ObjectVideo Extends Patent Infringement Complaints Against Bosch, Samsung and Sony

RESTON, Va. — Video analytics provider ObjectVideo (OV), has filed a complaint with the U.S. International Trade Commission (ITC) against Sony, Samsung and Bosch, alleging that the companies infringed upon OV’s patented technologies. OV filed a similar complaint against the same companies with Virginia’s Eastern District Court in April.

The complaint seeks to ban Bosch, Samsung and Sony from importing or selling products that have software features and functions that allegedly infringe on OV’s patents.

Designed for bringing cases by U.S. firms against international importers, the ITC was the best venue for OV to file its suit, says company Chairman and CEO Raul Fernandez. As it stands, ITC’s patent investigations fall under Section 337 of the Tariff Act of 1930, which bars “unlawful practices in import trade.”

“The ITC was created to do exactly what we’re doing, which is to bring forth what we think are legitimate issues and have them looked at in an expedited form,” Fernandez tells SSI. “While it doesn’t give you damages or a royalty judgment, it usually brings parties to the table. That’s what we want.”

Ken Kirschenbaum, who writes SSI‘s “Legal Briefing” column, says filing with the ITC instead of prosecuting Bosch, Samsung and Sony will save OV money on litigation down the line.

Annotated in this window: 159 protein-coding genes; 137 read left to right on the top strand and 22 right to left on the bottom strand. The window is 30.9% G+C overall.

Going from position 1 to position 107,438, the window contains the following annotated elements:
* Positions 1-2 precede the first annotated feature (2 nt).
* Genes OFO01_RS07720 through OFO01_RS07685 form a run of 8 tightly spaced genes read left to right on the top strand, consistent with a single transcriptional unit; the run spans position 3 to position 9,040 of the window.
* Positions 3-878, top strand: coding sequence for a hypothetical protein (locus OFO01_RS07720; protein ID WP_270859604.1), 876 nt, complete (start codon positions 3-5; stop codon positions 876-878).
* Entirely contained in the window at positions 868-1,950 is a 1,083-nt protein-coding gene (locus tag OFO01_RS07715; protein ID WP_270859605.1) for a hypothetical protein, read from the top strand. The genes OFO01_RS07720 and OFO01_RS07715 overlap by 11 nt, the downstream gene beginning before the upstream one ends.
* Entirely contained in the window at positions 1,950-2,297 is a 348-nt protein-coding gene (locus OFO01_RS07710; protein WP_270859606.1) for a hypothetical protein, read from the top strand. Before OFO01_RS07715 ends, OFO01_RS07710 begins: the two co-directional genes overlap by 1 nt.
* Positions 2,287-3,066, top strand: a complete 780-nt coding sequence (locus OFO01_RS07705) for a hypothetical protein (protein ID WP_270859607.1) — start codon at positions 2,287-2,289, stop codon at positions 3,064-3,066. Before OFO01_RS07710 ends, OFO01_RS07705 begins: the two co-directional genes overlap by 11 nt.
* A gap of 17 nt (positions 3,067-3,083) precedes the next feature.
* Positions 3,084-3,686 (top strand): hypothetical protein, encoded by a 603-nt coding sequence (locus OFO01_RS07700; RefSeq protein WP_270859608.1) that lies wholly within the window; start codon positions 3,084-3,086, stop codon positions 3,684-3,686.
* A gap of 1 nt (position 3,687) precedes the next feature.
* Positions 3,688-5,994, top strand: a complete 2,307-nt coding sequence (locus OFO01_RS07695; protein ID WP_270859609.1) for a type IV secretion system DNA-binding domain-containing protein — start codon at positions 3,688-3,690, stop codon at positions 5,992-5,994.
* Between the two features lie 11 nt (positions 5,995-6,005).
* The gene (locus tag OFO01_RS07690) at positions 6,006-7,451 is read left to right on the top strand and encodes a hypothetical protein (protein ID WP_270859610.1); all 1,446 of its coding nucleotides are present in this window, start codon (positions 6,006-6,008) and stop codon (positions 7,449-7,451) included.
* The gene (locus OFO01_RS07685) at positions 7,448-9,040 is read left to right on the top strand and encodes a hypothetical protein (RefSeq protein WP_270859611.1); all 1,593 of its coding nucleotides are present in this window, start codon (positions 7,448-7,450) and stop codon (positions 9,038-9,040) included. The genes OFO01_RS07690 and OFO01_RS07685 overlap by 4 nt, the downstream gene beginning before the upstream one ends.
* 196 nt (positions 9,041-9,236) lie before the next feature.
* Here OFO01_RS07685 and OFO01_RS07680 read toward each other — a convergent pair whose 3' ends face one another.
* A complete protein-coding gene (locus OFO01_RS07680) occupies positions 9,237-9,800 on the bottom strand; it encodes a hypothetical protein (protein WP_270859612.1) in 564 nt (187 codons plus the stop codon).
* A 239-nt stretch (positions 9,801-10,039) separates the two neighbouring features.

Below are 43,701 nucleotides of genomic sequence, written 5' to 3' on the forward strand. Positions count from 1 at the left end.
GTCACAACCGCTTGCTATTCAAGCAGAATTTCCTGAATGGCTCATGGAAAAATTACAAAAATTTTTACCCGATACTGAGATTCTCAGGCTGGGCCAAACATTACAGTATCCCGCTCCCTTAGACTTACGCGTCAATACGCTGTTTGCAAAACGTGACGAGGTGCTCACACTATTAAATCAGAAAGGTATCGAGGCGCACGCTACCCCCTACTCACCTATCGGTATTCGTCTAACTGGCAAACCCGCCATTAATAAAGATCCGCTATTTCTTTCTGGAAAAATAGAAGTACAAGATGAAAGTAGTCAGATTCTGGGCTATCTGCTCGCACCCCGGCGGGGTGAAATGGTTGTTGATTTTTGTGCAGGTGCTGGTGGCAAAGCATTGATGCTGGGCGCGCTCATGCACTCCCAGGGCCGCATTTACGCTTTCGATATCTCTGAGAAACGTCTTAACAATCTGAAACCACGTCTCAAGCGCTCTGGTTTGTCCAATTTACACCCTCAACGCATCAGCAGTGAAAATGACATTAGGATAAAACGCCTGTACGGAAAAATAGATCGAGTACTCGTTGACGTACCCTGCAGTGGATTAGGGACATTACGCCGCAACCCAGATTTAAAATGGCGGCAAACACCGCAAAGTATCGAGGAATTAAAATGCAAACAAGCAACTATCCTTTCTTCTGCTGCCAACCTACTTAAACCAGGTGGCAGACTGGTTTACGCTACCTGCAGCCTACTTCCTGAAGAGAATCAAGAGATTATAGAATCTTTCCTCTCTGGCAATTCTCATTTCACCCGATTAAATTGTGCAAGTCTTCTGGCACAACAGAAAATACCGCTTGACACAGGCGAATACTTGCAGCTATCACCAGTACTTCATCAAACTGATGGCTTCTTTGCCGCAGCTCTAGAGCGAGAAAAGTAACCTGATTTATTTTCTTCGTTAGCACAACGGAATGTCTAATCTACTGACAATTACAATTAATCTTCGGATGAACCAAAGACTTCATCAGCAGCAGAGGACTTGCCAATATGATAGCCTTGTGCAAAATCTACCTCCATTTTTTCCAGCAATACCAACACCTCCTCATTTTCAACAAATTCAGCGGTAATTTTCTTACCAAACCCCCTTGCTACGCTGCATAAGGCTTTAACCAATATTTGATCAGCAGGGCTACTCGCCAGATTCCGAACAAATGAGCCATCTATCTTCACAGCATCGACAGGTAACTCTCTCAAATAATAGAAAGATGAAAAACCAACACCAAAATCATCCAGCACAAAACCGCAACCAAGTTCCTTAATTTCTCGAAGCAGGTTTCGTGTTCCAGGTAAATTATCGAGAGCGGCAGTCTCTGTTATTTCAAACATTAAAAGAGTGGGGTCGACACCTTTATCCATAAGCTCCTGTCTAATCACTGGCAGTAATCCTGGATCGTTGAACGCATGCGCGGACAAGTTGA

“This process is faster and cheaper than a patent infringement case, which would take years and perhaps hundreds of thousands of dollars to prosecute,” he tells SSI. “Technological advancement does not come cheap. Those who invest their time and money in new patentable products are wise and within their rights to protect the patent from infringement.”

The goal of the complaint isn’t to put the three international companies out of business, but to gain the proper compensation.

“We don’t want to shut down business lines,” Fernandez says. “We just want to be appropriately paid for our innovation and the amount of time and energy that went into developing these patents. We want these parties to come to the table and have an economic dialogue that is similar to one we’ve had with other parties.”

Since filing the complaint with the Eastern District Court, Fernandez says OV has made royalty agreements with video solutions provider Mirasys and another private company. He adds that OV is also negotiating royalty arrangements with other companies.

“I often get the question of ‘why now?’ My gut reaction is why not now?” Fernandez says. “There is no right or wrong time to do this. Obviously, we felt our patents were being infringed, so that’s clearly the right time to figure out how to address the issue. As analog cameras switch over to IP, those cameras tend to be more and more intelligent. In terms of future growth, it’s a great time to begin to assert innovation that we invested in.”

To date, OV holds 41 U.S. Patent and Trademark Office (USPTO) and international patents. An additional 43 USPTO and international patents are pending, all in the field of computer vision, Troha says.

Bosch declined to comment on the complaint. Sony and Samsung did not return messages for comments before press time.


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